How refugees and their families contribute to British life

06/18/04

The positive contribution of refugees and their families to British life will be highlighted at an event organised by the ESRC Families and Social Capital Research Group on June 21 as part of Social Science Week.

The discussion entitled Refugees and their families: a national asset, which will be held at London South Bank University, will consist of presentations by Maeve Sherlock, Chief Executive of the Refugee Council and John Akker, from the Council for Assisting Refugee Academics (CARA), followed by an open discussion with an invited audience of 70 academics, policymakers and representatives of voluntary groups.

John Akker, whose organisation has helped academic refugees from all over the world, including 16 who later became Nobel prize-winners, 71 who were elected Fellows of the Royal Society and 50 who became Fellows of the British Academy, will tell the meeting that in the modern context refugees and their families bring "incalculable social and economic gains" to British society. "Britain has a noble history of receiving refugees, who represent a tremendous resource," he says. "It would be foolish for the UK not to use the skills and talent of the refugees we assist they are outstanding people and they and their families will make a real contribution."

CARA, whose board helped 2000 academic refugees in the 1930s and 40s, including such notable academics as Karl Popper, now supports 50 grantees, mainly from the Middle East, Africa and Afghanistan. Akker will describe the case histories of the former Dean of Kabul University who is now doing a PhD in engineering, and a researcher from Sudan who is working on malaria prevention at the London School of Hygiene and Tropical Medicine. The organisation is now actively helping women academic refugees by addressing problems such as child-care.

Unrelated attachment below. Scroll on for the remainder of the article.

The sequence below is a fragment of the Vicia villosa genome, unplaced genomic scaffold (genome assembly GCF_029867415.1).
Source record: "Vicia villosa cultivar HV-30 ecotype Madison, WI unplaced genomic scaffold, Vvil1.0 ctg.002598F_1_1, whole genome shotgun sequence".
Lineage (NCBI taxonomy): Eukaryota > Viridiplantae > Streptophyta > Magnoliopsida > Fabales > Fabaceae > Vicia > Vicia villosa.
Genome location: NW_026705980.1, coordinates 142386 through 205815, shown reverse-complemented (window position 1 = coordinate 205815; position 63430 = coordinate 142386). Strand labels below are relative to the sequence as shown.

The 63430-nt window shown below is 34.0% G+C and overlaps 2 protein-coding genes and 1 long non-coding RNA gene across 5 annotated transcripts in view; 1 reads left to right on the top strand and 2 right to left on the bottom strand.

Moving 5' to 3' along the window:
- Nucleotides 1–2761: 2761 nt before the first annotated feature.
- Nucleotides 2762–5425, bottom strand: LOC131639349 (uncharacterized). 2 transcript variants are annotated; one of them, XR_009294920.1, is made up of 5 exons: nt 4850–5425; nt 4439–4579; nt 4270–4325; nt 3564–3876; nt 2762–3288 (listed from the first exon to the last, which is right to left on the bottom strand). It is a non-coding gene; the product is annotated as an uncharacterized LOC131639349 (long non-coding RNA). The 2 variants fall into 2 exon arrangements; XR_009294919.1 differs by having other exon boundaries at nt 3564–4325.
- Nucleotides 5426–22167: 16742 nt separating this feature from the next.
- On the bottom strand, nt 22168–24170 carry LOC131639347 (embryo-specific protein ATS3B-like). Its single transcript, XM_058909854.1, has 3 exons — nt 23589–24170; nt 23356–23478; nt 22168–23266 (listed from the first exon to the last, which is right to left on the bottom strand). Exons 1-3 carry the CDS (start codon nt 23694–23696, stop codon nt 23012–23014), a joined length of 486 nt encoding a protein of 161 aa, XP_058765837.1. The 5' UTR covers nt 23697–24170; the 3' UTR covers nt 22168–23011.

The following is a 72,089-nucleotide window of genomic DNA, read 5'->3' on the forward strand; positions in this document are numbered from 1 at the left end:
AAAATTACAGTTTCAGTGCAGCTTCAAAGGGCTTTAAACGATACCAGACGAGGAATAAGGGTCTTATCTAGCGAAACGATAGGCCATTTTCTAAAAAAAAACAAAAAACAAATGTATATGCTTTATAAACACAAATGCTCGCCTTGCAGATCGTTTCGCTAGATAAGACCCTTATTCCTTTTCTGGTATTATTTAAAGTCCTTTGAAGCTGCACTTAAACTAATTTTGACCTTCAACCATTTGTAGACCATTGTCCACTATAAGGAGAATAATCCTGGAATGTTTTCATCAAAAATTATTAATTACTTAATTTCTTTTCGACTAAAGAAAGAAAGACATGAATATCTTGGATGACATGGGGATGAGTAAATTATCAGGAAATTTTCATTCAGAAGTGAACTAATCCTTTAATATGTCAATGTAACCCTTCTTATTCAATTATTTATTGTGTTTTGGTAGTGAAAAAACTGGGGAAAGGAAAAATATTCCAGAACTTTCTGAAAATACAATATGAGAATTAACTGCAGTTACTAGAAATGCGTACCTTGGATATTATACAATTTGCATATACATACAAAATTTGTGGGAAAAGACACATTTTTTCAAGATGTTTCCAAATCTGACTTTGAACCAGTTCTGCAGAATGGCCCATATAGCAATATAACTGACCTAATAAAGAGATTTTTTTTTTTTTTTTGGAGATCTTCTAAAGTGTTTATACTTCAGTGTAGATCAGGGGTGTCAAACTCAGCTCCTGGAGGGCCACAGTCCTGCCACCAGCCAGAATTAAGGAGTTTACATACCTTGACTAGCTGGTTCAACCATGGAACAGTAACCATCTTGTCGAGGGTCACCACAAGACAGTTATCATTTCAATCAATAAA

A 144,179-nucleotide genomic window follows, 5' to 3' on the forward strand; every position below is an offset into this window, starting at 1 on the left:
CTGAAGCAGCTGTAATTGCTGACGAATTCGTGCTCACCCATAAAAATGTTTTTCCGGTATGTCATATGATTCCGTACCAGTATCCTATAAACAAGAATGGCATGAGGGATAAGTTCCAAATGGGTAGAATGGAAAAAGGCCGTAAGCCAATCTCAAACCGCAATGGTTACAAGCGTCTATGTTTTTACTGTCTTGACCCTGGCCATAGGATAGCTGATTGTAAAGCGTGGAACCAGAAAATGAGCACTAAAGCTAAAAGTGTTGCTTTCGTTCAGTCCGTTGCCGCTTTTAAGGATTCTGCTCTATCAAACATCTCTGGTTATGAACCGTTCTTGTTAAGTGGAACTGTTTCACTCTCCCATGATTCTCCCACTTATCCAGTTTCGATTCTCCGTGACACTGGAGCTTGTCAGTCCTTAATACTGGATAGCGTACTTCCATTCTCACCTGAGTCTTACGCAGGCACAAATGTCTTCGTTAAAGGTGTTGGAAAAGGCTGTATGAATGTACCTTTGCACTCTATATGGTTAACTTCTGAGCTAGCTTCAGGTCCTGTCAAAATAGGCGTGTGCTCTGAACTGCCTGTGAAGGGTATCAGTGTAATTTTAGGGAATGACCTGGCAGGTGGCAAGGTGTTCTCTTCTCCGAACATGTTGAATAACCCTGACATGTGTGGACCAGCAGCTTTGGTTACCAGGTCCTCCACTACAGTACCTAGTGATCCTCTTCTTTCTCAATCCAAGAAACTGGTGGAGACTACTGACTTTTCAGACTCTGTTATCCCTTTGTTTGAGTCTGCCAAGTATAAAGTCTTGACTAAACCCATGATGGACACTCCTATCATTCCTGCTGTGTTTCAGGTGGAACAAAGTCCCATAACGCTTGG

In her presentation, Maeve Sherlock will put the record straight on some of the common misconceptions about refugees to be found in the press. 'Refugees are ordinary people to whom extraordinary things have happened,' she explains. "Contrary to the way they are portrayed, they are often the professionals in their home countries, who are leaving to find safety, not to find work. At the meeting on June 21 she will emphasise that:

  • The UK is not the number one refugee magnet. In 2001 it ranked 10th in asylum applications within the EU and 32nd in the world, relative to its population and wealth;
  • According to a Home Office study, migrants, including refugees and asylum seekers are not an economic drain. Many of them are better qualified and educated. In 1999-2000 they made a net fiscal contribution of about 2.5 billion;
  • Only 2% of the world's refugees and asylum seekers are in the UK not 23% as thought by people surveyed by MORI;
  • The UK is not a 'soft touch'. Canada accepted 97% of Afghan asylum seekers, Britain 19%;
  • Far from being a 'land of milk and honey', for asylum seekers, Britain institutionalises poverty. According to a Oxfam and the Refugee Council survey, 85% experience hunger, 95% cannot afford to buy clothes and 80% cannot maintain good health;
  • According to a report by the Association of Chief Police Officers, there is no evidence for a higher rate of criminality among refugees and asylum seekers. In fact, they are more likely to be victims of crime.

Source: Eurekalert & others

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